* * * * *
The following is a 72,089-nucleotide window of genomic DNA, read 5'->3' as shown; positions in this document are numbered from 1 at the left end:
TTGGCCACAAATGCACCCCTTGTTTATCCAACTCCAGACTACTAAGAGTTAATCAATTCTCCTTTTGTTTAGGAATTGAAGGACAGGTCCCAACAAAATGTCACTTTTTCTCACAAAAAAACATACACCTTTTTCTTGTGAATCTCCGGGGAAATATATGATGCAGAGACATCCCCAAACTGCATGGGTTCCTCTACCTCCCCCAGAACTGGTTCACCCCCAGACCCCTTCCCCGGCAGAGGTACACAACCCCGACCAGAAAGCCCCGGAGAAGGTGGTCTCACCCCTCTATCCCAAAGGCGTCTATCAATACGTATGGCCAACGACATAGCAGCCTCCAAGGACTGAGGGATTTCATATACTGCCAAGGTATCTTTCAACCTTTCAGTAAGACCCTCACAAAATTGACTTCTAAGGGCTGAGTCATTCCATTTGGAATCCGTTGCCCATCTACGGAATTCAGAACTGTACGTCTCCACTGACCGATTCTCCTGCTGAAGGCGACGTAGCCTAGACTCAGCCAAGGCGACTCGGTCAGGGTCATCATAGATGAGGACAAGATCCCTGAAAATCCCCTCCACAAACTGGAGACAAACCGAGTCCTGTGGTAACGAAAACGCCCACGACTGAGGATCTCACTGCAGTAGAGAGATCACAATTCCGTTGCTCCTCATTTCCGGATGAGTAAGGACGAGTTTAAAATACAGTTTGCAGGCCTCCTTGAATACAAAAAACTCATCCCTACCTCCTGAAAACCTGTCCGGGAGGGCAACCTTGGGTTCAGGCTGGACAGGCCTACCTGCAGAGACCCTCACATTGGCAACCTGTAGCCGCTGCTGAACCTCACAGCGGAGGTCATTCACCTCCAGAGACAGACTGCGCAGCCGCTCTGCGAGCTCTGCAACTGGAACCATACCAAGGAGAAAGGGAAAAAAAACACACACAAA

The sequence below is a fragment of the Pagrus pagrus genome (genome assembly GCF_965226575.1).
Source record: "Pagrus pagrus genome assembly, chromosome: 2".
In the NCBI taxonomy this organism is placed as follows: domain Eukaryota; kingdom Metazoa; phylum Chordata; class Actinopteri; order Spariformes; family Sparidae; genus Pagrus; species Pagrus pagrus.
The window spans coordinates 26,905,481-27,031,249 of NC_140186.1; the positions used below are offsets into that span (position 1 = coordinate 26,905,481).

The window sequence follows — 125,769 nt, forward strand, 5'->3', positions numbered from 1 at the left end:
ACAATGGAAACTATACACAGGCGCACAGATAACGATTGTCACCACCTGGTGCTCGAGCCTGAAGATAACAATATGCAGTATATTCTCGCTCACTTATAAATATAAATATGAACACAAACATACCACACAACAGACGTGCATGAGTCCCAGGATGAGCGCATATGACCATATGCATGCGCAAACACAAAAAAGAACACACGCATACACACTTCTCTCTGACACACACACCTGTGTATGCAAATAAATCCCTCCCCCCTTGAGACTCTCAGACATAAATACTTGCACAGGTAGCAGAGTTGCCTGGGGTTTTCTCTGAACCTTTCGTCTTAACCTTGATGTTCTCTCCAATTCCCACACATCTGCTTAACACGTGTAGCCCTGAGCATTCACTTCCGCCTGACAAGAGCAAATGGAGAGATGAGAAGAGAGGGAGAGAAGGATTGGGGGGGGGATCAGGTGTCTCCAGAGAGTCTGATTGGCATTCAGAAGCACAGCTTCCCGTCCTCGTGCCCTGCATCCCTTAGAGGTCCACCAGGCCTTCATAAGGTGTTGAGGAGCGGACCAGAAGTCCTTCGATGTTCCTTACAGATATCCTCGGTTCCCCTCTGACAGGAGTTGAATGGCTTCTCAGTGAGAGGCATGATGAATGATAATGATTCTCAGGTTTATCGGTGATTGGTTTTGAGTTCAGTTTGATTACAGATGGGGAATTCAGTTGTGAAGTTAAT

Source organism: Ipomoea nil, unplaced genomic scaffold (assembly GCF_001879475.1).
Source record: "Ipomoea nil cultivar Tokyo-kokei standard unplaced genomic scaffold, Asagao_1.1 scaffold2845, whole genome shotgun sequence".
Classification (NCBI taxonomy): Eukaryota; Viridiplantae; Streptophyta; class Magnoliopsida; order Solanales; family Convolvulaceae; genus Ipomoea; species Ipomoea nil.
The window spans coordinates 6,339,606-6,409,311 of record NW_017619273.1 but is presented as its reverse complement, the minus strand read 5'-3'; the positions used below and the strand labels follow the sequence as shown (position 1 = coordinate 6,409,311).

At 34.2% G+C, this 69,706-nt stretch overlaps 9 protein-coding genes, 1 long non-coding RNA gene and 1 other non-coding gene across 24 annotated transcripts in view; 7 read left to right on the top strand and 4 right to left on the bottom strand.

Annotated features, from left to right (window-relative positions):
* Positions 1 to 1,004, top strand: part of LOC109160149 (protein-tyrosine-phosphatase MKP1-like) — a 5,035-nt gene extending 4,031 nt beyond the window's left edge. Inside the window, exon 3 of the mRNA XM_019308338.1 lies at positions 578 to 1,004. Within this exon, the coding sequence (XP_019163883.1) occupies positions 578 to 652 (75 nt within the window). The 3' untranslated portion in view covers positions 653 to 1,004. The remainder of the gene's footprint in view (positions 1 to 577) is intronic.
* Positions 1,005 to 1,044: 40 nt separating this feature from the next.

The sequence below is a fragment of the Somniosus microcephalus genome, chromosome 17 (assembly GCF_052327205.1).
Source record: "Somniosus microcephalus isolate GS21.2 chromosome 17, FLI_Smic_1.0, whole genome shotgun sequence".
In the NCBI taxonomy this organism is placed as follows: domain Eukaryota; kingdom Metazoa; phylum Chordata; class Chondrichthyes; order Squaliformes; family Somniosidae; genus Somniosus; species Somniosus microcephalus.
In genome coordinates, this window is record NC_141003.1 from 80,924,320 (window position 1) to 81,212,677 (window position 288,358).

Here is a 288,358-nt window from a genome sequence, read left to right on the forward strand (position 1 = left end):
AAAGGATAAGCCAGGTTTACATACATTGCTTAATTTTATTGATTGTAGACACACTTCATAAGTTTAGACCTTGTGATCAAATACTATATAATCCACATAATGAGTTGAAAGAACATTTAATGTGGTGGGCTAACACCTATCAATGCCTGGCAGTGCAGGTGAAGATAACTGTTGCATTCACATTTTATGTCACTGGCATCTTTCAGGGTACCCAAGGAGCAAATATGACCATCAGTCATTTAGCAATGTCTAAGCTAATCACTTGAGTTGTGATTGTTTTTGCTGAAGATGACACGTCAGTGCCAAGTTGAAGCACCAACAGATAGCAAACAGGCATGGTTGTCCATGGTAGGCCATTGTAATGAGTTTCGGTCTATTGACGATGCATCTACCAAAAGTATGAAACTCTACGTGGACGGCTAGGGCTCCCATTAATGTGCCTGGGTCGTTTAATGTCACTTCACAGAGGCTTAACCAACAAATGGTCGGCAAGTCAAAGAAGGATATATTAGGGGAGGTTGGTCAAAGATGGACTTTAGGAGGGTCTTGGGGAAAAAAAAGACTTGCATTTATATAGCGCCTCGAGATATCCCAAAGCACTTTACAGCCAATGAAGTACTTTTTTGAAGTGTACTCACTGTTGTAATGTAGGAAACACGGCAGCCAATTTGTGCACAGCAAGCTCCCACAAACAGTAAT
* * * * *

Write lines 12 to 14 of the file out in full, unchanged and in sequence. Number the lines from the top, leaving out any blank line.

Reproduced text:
The window spans coordinates 6,339,606-6,409,311 of record NW_017619273.1 but is presented as its reverse complement, the minus strand read 5'-3'; the positions used below and the strand labels follow the sequence as shown (position 1 = coordinate 6,409,311).

At 34.2% G+C, this 69,706-nt stretch overlaps 9 protein-coding genes, 1 long non-coding RNA gene and 1 other non-coding gene across 24 annotated transcripts in view; 7 read left to right on the top strand and 4 right to left on the bottom strand.

Annotated features, from left to right (window-relative positions):